Tag Archives: duelling

The ‘Romance’ of Duelling?

Duelling was very much a feature of the Georgian and early Regency period, the outcome of the code of honour that meant that a gentleman must defend his name and reputation (or that of a lady) against any slur or be branded a coward.

Duel

 

The rules were strict and a gentleman was supposed to know them and to possess a set of duelling pistols, just in case. It all seems very romantic and heroic with images of misty dawn meadows, the seconds standing by while the duellists, with stiff upper lips, casually make their preparations and discuss with their friends where to take breakfast later.

The print above, mysteriously captioned ‘Something Like It’, is from The Sporting Magazine, 1806 and shows a duellist displaying the correct degree of sang froid: having made his shot he stands waiting calmly for his opponent to take his. He has prudently removed all his upper clothing to prevent cloth being carried into any wound. The only information the magazine gives is that the meeting arose from, ‘a recent dispute in the sporting world…’

Even prominent politicians took part in duels. Canning (Foreign Secretary) versus Castlereagh (Secretary of War) in 1809, over Canning’s potting to have Castlereagh replaced, resulted in Canning being wounded in the thigh. In 1829 the Duke of Wellington met Lord Winchelsea following a dispute over the Catholic Emancipation Act. Winchelsea fired wide, Wellington shot a hole through his coat – whether deliberately or not is not recorded.

But duelling could have very serious consequences. Estimates of fatalities in England are about 15%, but they may very well have been higher, for the consequences of killing your man could be a trial for murder so duelling deaths may have been concealed as accidents. Even quite highly placed men found themselves taking an enforced holiday on the continent while their relatives exerted influence to allow them to return safely.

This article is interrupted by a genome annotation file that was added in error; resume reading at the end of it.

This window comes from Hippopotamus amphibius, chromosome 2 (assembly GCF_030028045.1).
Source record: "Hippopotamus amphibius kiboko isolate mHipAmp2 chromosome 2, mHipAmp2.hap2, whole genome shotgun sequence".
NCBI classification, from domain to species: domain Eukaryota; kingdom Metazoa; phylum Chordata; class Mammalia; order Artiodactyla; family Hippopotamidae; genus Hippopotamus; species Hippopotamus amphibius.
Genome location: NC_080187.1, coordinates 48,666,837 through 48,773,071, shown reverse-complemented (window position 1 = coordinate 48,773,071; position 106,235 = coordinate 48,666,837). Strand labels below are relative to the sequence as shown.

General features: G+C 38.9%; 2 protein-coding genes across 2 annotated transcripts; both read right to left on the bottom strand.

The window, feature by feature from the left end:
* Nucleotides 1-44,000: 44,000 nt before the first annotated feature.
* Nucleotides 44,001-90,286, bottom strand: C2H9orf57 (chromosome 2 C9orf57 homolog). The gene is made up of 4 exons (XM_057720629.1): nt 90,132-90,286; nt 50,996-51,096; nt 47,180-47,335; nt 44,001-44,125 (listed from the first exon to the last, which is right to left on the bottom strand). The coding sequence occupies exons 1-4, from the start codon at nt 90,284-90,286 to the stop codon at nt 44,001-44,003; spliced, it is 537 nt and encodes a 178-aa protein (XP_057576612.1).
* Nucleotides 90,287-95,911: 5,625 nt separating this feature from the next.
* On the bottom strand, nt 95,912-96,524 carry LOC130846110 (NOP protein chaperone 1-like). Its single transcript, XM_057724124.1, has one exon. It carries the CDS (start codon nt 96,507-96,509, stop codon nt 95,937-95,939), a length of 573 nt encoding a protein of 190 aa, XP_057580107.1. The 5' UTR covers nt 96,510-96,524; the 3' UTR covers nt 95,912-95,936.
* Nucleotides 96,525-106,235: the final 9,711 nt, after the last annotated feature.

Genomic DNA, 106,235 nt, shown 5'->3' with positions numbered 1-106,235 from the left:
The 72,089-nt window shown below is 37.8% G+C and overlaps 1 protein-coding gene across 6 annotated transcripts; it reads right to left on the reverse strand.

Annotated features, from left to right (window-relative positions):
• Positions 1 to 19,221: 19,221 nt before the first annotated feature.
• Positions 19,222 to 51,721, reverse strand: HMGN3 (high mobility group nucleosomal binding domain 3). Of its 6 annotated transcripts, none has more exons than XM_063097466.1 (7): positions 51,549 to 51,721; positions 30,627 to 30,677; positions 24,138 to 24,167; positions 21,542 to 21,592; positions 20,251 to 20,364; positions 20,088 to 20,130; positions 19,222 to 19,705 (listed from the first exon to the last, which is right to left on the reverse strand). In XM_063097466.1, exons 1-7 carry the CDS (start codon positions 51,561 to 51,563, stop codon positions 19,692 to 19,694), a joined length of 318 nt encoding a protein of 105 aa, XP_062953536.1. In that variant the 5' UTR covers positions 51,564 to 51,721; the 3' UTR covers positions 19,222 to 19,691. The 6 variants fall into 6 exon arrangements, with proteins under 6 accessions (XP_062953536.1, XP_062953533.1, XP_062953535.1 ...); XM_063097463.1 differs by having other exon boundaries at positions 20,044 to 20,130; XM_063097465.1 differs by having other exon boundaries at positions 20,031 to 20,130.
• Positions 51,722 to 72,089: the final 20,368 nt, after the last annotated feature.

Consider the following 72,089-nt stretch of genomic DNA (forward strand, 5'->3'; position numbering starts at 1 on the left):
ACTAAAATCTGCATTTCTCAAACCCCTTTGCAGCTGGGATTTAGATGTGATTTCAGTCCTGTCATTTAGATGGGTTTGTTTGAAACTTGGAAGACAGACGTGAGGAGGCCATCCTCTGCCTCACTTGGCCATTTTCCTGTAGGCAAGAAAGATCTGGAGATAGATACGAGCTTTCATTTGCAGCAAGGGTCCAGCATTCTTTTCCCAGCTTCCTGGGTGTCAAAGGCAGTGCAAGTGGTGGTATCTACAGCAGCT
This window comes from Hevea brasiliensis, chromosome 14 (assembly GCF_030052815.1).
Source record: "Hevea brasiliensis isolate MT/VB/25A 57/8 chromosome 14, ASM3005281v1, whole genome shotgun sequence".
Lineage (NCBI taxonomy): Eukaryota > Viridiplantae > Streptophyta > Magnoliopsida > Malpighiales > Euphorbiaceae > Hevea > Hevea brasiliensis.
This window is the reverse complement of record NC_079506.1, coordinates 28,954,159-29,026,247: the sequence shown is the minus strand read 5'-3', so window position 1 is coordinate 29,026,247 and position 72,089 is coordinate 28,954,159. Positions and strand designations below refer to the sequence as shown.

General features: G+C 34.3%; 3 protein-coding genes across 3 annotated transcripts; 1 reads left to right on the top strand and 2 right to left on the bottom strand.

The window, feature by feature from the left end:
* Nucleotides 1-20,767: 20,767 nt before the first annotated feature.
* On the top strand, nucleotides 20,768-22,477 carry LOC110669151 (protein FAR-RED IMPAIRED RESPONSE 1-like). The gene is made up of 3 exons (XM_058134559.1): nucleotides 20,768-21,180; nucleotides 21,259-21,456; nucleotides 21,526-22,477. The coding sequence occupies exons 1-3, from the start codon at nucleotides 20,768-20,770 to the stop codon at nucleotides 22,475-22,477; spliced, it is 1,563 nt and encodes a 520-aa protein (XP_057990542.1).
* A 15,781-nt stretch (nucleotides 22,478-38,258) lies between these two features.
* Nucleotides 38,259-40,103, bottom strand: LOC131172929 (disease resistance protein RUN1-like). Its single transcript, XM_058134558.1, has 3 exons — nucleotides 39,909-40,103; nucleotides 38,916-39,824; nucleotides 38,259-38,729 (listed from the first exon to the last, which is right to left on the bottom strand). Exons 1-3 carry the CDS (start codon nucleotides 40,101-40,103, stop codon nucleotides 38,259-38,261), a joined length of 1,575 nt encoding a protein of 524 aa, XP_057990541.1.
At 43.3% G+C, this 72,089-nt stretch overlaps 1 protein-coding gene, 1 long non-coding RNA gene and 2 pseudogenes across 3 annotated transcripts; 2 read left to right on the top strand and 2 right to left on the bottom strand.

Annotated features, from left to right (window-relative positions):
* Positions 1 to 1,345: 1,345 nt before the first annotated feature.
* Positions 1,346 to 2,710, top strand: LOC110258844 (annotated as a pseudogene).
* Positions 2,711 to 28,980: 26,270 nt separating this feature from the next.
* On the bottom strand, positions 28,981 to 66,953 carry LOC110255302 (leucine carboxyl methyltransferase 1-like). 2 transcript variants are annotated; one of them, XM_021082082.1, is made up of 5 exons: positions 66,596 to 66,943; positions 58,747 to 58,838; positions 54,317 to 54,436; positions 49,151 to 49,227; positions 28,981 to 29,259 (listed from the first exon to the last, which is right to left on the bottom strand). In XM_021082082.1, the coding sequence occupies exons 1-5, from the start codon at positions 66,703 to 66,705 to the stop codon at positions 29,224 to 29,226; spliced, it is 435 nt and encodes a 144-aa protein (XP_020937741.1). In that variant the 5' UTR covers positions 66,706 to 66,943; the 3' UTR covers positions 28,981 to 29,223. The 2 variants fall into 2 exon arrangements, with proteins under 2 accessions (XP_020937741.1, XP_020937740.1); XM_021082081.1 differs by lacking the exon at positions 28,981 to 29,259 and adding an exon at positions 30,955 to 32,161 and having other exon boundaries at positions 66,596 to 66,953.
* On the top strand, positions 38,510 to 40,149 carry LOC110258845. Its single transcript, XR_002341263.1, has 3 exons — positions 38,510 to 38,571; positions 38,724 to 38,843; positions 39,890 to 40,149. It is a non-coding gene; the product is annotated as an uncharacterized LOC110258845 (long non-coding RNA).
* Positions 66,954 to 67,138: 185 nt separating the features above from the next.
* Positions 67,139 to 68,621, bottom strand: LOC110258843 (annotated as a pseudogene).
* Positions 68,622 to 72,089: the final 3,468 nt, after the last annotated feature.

In Norfolk, on the B1149 near Aylsham, just south of its junction with the B1145, is what must be one of the National Trust’s tiniest sites, a little railed enclosure with an urn at the centre. This commemorates the last duel fought in Norfolk, a political affair. On 20th August 1698 Sir Henry Hobart MP of Blickling Hall, the leader of the Norfolk Whigs, met Oliver le Neve, a popular Norfolk Tory squire. Hobart had just lost his seat in the election of 1698 and accused le Neve of spreading rumours to the effect that Hobart was a coward and had behaved as such when he was Gentleman of the Horse for William III on campaign in Ireland. le Neve denied saying any such thing, making the counter-accusation that Hobart had fabricated it.

They met at what was then Cawston Heath, apparently without seconds, and fought with swords. le Neve was wounded in the arm but then stabbed Hobart in the stomach. Hobart died the next day at Blickling Hall. le Neve fled to Holland but became a Tory hero and the influence of his supporters allowed him to return to England in 1700, when he stood trial at Thetford Assizes and was acquitted. The memorial urn was erected by Sir Henry’s widow.

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I had accepted duelling pretty much at face value and have even written duels into novels, but the true human cost of this highly sensitive sense of honour really came home to me while I was researching Driving Through Georgian Britain: the great coaching routes for the modern traveller. (Due out in July 2019). Tracing the route of the Great North Road, I explored the old churchyard of Sawtry St Andrews, Huntingdonshire.

The church had been pulled down in the Victorian period and the churchyard now is a patch of overgrown scrub and trees with gravestones leaning drunkenly at all angles.

 

Sawtry St A

I don’t know what made me clean the weeds away from one, a slate slab with the top broken off, but what I could read was:

[…] Leicester

[…] departed this Life

25th Day of June 1756

Aged 37 Years.

Near to this Stone Who’ere thou art draw near.

In Pity drop one pious friendly Tear;

Far from his Native Home, he lost His Life,

By One who seem’d his Friend; Ill timed strife.

The best of Husbands; to his Children dear

Courteous to all, and to his Friend Sincere.

Remorceless Fate, well may the Wretch feel woe,

While he in endless Bliss, and Pleasures flow.